Many states have laws requiring motorcycle riders to wear helmets. These laws can be a deciding factor in your ability to recover for head and neck injuries in a motorcycle accident. Recovery depends on your state's motorcycle helmet law, the nature of your injuries, and whether you were wearing a helmet during the accident. (To learn about liability for accidents when motorcycles ride between lanes, read Nolo's article Motorcycle Accidents: Lane Splitting.)
Evidence overwhelmingly suggests that wearing a motorcycle helmet significantly reduces the incidence of head injuries in accidents. According to National Highway Traffic Safety Administration estimates, for every 100 motorcyclists killed in a crash while not wearing a helmet, 37 would have survived if they had been wearing a helmet. And that doesn't even count the enormous reduction in non-fatal injuries achieved by helmets. All in all, these are overwhelming numbers.
For this reason, the vast majority of states require at least some motorcycle riders to wear helmets. In some states, all riders must wear helmets. In others, only motorcycle riders under a certain age must wear helmets. Only two states don't have any helmet law at all: Illinois and Iowa. For the details on the law in your state, check out the State-by-State Motorcycle Helmet Laws articles collection on our companion site all-about-car-accidents.com.
If you are a motorcyclist in an accident, your state's helmet law may play a large role in whether you can recover for any resulting head and neck injuries. Here are some possible scenarios and what your chances of recovery are in each one.
If you were wearing a motorcycle helmet but did not sustain head or neck injuries, the helmet is irrelevant to your injury claim. However, it doesn't hurt to mention the fact that you were wearing a helmet -- it may help show that you are a responsible rider.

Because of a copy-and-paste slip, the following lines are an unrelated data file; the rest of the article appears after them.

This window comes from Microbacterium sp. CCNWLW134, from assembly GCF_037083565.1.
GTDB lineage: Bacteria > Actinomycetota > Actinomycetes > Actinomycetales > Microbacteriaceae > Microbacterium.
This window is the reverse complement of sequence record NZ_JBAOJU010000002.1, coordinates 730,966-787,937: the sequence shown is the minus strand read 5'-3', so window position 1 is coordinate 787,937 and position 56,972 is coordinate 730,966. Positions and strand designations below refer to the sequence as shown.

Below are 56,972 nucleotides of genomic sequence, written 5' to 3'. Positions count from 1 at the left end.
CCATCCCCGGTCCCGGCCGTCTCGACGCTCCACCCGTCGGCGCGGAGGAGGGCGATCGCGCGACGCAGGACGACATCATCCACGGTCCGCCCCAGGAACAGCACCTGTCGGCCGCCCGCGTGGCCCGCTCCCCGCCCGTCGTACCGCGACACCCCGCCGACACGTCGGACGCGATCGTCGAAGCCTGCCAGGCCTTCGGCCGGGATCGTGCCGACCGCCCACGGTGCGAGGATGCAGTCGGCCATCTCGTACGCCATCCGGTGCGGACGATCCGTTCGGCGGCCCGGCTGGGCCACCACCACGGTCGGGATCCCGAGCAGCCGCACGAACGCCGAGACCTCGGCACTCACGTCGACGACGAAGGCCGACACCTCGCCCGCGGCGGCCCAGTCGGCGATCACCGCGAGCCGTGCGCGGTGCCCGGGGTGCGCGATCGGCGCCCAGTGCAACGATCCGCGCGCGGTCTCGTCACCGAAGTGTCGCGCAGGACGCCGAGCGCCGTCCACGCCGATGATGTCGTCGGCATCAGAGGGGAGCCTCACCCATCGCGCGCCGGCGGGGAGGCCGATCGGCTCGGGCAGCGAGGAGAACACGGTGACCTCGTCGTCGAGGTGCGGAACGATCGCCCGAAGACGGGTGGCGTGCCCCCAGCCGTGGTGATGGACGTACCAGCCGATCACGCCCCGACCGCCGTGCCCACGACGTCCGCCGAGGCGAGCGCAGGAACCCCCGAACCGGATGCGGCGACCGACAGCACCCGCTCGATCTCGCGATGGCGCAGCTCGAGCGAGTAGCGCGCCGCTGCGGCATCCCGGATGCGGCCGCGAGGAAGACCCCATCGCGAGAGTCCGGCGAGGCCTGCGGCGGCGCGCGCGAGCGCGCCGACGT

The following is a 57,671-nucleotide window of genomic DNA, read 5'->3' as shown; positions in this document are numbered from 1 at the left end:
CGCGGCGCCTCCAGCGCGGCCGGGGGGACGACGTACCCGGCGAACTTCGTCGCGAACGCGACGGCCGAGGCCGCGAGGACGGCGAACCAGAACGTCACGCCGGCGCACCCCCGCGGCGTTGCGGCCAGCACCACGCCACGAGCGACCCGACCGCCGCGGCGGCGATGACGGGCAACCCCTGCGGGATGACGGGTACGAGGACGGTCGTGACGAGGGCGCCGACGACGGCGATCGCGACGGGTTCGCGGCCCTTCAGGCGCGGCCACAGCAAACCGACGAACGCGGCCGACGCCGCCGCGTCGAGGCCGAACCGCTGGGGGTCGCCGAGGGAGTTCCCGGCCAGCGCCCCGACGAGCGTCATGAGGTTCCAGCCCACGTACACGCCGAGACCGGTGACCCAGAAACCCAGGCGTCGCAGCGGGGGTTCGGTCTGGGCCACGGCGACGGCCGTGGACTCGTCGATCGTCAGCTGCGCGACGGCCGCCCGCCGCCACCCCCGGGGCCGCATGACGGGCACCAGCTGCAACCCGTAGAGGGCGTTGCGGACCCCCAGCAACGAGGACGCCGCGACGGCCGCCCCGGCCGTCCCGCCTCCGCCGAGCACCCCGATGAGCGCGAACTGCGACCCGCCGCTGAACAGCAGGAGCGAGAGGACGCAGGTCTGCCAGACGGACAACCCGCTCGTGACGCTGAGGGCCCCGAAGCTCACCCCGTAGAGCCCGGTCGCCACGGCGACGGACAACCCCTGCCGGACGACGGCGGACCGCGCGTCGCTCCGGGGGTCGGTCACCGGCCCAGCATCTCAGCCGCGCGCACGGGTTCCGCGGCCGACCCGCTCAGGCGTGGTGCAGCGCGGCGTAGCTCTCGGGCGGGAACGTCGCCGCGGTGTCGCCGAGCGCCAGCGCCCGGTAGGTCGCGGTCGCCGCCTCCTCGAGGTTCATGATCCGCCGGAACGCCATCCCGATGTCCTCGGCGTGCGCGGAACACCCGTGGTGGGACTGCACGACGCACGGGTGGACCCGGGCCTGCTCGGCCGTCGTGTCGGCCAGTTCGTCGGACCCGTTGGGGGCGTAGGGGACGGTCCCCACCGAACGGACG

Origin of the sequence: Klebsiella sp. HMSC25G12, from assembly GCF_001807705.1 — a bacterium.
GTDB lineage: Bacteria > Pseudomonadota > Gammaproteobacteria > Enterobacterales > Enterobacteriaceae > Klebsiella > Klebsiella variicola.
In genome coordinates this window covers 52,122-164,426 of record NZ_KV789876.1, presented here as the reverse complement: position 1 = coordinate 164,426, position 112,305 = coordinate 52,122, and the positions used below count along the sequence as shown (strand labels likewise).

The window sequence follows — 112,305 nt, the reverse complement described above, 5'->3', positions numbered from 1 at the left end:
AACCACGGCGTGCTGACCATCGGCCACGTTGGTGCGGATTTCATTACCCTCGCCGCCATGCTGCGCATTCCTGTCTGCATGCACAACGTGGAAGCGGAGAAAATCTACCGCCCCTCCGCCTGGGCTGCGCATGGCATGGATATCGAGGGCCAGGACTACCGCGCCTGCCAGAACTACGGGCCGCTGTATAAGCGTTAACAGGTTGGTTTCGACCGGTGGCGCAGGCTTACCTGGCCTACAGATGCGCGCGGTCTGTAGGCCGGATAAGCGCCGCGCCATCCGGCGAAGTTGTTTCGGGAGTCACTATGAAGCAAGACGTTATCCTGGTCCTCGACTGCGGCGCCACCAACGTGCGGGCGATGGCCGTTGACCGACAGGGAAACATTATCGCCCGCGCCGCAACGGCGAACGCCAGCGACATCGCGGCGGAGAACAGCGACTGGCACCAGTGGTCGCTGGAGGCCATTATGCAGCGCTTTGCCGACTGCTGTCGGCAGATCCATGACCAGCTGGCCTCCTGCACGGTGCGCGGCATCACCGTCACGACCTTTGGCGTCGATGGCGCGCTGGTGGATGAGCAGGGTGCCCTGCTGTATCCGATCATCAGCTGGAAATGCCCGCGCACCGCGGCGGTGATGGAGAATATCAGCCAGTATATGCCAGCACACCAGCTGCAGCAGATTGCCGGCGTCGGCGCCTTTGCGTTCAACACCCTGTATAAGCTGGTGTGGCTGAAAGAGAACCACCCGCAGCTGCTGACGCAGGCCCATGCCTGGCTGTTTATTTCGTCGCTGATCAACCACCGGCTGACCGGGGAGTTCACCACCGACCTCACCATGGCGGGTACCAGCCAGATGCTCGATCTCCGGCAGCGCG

Likewise, if you were not wearing a helmet but did not sustain head or neck injuries, the fact that you did not wear a helmet is legally irrelevant. This is true even if the law in your state requires you to wear a helmet.
If you were wearing a helmet and still suffered head or neck injuries, the helmet is important to your claim. It shows that your injuries were not made worse by your own carelessness. It also shows how much worse your injuries could have been, and therefore how dangerous the other driver's actions were, had you not been wearing a helmet.
If you were not wearing a helmet and suffered head or neck injuries, it may be difficult to recover for your injuries -- even if your state does not require you to wear a helmet. If your failure to wear a helmet contributed to the severity of your injuries, you may be found to be "comparatively negligent" -- meaning you might be found to be partially responsible for your own injuries. (To learn more about comparative negligence, read Nolo's article Proving Fault in Personal Injury Accidents: General Rules.)
Insurance adjusters will likely produce an overwhelming array of documentation demonstrating that helmets usually significantly reduce head injuries. You must then persuade the insurance adjuster that you would have suffered head or neck injuries even if you were wearing a helmet. If the insurance adjuster believes a helmet would have reduced your injuries, then your compensation will be reduced accordingly.
If your state requires you to wear a helmet and you sustain a head injury while not wearing a helmet, it will be extremely difficult to recover damages for your head injury. (You may still be able to recover for other injuries, however.) The fact that your state has a helmet law automatically establishes your comparative negligence.
A motorcyclist in this situation might still be able to obtain some compensation by proving that the injury would have occurred even with a helmet. However, this is a tough task and -- if possible at all -- requires the services of an experienced personal injury lawyer.
To learn more about liability and recovery for damages in motorcycle and other vehicle accidents, get How to Win Your Personal Injury Claim, by Joseph L. Matthews (Nolo).